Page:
about this blog



I started this blog in 2008. It started mainly as a way of tracking the evolution of my dry garden, and that led to an interest in photography and in the creatures that live in the garden. It's still about the garden and wildlife, but now my passion is thinking about how we humans can learn to co-exist with wild animals and plants, especially in urban areas.

Saturday, 24 October 2015

insects in the spring garden


Taking photos of insects without a macro lens has its advantages, I think. Although you can't see the critter in intricate and fascinating detail, you can better appreciate the scale of the insect in relation to its environment.


You can also see details of its environment. I'm especially interested to see which insects are attracted to the indigenous plants, some of which are flowering for the first time. The ladybird in the first photo was living on Acacia implexa, an indigenous acacia highly recommended for attracting wildlife.

The Hoverfly above was flying around the numerous small white flowers of the Sticky Boobialla, another indigenous plant. Actually, clouds of them have been flying around, but I haven't been able to capture any in their hover flight mode. (Hoverflies hover in the one spot, then suddenly move sideways or forward, then hover again).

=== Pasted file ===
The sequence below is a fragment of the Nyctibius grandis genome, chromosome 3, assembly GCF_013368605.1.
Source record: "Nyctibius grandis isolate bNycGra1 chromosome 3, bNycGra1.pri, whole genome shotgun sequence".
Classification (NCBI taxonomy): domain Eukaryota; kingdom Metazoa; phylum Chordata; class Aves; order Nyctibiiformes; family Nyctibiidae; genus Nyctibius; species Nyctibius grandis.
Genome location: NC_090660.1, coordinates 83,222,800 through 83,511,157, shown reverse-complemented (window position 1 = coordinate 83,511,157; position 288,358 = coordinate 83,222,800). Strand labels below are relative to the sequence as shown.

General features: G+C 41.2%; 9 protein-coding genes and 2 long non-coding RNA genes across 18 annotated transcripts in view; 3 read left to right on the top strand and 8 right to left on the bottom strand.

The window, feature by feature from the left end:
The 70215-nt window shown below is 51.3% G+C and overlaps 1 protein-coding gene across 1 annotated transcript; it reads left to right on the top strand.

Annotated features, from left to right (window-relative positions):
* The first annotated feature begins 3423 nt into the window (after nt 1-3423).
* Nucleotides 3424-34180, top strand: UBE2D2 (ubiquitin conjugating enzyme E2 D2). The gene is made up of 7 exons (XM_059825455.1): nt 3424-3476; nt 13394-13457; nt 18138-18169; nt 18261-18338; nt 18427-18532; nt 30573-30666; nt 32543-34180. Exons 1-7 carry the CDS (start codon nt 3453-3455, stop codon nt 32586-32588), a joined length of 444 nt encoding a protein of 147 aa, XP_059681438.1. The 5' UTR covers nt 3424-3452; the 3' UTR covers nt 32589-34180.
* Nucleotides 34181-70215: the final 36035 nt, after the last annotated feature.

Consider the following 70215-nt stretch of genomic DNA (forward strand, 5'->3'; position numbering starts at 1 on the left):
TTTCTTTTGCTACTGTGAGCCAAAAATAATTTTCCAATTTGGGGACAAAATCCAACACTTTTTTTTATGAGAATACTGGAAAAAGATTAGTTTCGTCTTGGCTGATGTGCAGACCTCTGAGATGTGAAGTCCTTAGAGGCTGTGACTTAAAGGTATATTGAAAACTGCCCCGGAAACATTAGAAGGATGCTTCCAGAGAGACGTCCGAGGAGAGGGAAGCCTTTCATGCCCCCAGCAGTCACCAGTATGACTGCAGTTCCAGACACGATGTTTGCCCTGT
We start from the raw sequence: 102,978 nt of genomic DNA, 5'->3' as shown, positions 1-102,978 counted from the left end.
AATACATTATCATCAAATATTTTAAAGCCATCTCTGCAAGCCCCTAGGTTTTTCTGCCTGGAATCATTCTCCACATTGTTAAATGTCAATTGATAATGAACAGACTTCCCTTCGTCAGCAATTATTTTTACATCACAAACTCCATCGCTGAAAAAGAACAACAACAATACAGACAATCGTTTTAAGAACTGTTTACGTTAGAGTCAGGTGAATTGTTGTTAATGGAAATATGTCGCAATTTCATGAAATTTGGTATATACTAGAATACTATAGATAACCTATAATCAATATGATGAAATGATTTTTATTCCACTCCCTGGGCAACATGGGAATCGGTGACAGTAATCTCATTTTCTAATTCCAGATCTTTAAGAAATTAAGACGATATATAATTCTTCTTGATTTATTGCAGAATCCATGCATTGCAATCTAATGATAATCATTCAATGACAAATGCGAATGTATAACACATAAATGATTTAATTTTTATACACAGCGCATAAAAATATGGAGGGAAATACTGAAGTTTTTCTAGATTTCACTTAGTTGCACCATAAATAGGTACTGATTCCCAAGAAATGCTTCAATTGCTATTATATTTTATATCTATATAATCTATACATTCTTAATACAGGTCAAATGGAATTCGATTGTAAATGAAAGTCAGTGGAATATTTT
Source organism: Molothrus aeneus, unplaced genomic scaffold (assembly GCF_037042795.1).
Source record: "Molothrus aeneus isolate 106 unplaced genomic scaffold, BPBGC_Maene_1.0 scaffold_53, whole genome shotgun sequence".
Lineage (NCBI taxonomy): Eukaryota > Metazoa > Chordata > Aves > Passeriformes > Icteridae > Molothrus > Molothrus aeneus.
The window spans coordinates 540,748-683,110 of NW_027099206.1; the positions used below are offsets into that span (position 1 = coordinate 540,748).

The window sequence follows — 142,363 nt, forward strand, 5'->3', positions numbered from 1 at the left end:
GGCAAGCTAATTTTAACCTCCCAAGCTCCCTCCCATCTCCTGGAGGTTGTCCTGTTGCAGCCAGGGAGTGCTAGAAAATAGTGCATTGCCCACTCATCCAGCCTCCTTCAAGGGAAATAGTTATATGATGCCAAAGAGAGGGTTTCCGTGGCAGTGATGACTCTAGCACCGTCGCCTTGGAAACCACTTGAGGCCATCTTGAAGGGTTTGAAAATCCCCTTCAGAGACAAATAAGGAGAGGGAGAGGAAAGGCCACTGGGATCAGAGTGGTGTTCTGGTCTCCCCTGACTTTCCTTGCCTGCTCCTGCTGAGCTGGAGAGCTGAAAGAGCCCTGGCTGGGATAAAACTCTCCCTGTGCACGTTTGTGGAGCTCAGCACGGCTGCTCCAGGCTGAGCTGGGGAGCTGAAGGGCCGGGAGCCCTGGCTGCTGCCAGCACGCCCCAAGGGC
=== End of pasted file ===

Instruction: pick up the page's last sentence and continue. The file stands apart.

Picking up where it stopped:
I'm not sure if these bees are native or European honey bees. They are attracted to the non native Borage and Echium flowers. I hope they're native bees. 


I have grown to love Slaters. These tiny multi-legged crustaceans bumble around the compost, feeding on decaying organic matter, but they are found all over the garden, seen most clearly when they're going for a walk along a path. They are like miniature dinosaurs!

I've seen clouds of small white butterflies that I haven't seen before. I haven't managed to photograph them and I haven't managed to identify them. I don't think they're Cabbage Whites because they're smaller and don't have black dots on their wings.

There have also been quite a few Australian Painted Lady Butterflies. They're not so difficult to photograph, but I haven't been in the right place at the right time with a camera.


Flies belong to the order Diptera. More than 7000 dipteran species have been described in Australia, and the Australian Museum believes there are probably still three times more to be discovered! Apparently there are more known fly species than fish, reptile, amphibian, bird and mammal species put together!